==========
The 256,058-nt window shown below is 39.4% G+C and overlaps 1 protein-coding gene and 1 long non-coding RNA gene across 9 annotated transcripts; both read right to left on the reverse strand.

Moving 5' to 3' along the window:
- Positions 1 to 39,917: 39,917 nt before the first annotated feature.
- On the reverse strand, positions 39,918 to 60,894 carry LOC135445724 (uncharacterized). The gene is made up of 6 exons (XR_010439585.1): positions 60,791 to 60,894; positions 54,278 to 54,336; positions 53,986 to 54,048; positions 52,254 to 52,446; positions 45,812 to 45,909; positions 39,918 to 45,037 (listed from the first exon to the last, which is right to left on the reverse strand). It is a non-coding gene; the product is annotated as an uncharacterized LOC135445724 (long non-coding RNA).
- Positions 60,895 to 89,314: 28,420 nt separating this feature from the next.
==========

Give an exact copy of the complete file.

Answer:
The 256,058-nt window shown below is 39.4% G+C and overlaps 1 protein-coding gene and 1 long non-coding RNA gene across 9 annotated transcripts; both read right to left on the reverse strand.

Moving 5' to 3' along the window:
- Positions 1 to 39,917: 39,917 nt before the first annotated feature.
- On the reverse strand, positions 39,918 to 60,894 carry LOC135445724 (uncharacterized). The gene is made up of 6 exons (XR_010439585.1): positions 60,791 to 60,894; positions 54,278 to 54,336; positions 53,986 to 54,048; positions 52,254 to 52,446; positions 45,812 to 45,909; positions 39,918 to 45,037 (listed from the first exon to the last, which is right to left on the reverse strand). It is a non-coding gene; the product is annotated as an uncharacterized LOC135445724 (long non-coding RNA).
- Positions 60,895 to 89,314: 28,420 nt separating this feature from the next.